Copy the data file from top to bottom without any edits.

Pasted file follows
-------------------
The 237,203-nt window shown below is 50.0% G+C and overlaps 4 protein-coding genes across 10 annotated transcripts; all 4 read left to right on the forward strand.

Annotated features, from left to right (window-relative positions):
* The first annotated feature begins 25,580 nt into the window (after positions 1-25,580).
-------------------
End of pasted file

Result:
The 237,203-nt window shown below is 50.0% G+C and overlaps 4 protein-coding genes across 10 annotated transcripts; all 4 read left to right on the forward strand.

Annotated features, from left to right (window-relative positions):
* The first annotated feature begins 25,580 nt into the window (after positions 1-25,580).